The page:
HC Deb 16 November 1926 vol 199 cc1658-9

asked the President of the Board of Trade if he is aware that the British steamship "Eastway," owners Messrs. Williams Brothers, Cardiff, turned turtle at sea on 22nd October, and sank with the loss of 23 lives owing to having been overloaded at Norfolk, Virginia, to the extent of 200 tons of coal over her required cargo, sending her five inches below her Plimsoll mark; what supervisory powers are possessed by the Board of Trade over the loading of British ships in foreign ports; and, if they are not adequate to prevent the loss of lives of British seamen, has he any intention of seeking to increase his powers?


I am aware that the "Eastway" sank on 22nd October with the loss of 23 lives, and that allegations have been made that the vessel was overloaded. A Board of Trade Inquiry will be held at which all the circumstances of the casualty will be investigated. The checks on overloading at foreign ports are that the load line is marked on the ship's side, and the load line certificate is posted up on board; particulars of the load line are entered in the agreement with the crew and in the official log; the draft of water and the freeboard have to be entered in the official log every time a ship leaves port; and a Naval Court can be summoned by a consular officer if a complaint is made by any member of a ship's crew which appears to require immediate investigation. It is not considered that these provisions can usefully be extended.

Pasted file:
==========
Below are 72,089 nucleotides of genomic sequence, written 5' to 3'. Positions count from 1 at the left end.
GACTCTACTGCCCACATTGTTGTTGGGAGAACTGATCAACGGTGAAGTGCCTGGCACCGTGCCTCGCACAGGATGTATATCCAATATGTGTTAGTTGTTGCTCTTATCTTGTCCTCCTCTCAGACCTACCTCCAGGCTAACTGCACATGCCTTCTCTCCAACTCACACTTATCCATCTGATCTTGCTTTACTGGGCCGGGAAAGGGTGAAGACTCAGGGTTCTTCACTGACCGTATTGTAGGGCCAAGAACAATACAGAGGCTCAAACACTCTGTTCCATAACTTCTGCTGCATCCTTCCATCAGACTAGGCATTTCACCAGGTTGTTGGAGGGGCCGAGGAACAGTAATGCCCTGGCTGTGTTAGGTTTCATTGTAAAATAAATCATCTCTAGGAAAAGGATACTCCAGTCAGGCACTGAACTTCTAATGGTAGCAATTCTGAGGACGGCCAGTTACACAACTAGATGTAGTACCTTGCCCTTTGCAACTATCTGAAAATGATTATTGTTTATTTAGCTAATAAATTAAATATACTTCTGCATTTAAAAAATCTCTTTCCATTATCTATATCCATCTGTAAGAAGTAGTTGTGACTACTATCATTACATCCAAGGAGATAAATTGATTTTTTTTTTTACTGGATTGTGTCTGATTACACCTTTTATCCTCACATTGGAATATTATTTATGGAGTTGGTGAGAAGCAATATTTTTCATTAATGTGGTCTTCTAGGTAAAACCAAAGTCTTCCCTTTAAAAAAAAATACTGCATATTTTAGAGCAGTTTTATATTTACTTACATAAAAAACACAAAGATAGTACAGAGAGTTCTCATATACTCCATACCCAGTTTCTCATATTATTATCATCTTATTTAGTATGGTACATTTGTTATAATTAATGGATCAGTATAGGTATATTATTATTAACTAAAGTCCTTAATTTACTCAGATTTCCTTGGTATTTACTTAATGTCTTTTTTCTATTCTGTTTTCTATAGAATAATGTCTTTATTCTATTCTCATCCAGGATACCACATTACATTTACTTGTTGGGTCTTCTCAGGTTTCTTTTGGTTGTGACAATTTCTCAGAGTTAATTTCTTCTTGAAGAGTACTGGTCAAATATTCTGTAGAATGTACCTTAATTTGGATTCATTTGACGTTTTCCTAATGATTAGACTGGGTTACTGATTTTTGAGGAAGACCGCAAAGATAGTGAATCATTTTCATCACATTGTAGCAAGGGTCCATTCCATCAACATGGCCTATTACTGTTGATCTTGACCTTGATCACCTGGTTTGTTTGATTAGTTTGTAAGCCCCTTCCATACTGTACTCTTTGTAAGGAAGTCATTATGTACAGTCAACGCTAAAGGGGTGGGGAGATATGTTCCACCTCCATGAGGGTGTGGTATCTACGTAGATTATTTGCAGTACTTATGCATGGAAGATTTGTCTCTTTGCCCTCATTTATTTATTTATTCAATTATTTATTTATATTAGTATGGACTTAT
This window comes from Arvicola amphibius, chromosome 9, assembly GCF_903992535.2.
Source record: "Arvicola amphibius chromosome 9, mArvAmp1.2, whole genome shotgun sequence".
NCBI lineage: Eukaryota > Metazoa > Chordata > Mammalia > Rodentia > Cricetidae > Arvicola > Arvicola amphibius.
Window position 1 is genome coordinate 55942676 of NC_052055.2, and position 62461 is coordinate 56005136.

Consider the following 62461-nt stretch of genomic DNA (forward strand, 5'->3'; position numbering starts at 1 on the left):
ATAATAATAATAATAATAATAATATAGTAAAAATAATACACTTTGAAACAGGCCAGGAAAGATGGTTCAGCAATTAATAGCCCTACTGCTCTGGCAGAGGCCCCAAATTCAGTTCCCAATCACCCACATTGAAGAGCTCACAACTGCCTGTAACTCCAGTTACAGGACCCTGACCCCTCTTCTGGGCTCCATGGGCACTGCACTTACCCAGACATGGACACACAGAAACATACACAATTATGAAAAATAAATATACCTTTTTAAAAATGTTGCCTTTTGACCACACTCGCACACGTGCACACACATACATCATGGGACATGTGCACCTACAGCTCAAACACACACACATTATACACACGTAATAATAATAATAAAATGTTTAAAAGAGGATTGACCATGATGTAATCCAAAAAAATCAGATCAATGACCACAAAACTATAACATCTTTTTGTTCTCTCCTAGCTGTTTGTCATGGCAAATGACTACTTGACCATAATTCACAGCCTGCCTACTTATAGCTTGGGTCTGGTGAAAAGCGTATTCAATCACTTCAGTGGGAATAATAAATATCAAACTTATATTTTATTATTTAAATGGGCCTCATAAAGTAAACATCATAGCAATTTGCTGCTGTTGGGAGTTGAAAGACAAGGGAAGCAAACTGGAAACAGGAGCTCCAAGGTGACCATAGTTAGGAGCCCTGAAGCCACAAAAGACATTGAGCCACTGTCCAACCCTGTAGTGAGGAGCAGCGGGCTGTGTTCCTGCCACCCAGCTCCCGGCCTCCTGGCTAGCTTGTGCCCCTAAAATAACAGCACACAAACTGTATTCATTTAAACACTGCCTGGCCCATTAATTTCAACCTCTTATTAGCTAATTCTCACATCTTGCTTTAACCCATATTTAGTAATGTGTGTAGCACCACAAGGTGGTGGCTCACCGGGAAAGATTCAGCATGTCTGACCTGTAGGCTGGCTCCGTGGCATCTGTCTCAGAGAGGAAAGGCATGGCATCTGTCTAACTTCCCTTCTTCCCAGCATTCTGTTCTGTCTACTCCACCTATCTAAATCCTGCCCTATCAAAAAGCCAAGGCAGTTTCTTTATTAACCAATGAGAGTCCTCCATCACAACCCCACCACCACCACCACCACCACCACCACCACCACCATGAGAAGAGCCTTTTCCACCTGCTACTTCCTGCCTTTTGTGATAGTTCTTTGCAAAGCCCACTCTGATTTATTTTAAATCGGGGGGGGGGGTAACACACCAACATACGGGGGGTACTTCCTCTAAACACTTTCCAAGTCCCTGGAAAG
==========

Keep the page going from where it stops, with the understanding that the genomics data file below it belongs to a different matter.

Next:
When the Inquiry takes place, will the right hon. Gentleman have some special reference made to inquire whether the ship was trimmed at all, even for the cargo which she had?


Can the right hon. Gentleman say whether any complaint was made by the crew before the ship sailed?


In regard to the first supplementary, I would point out that the duty of a Court of Inquiry is to take all relevant circumstances into account. I have no knowledge in regard to the second supplementary question.

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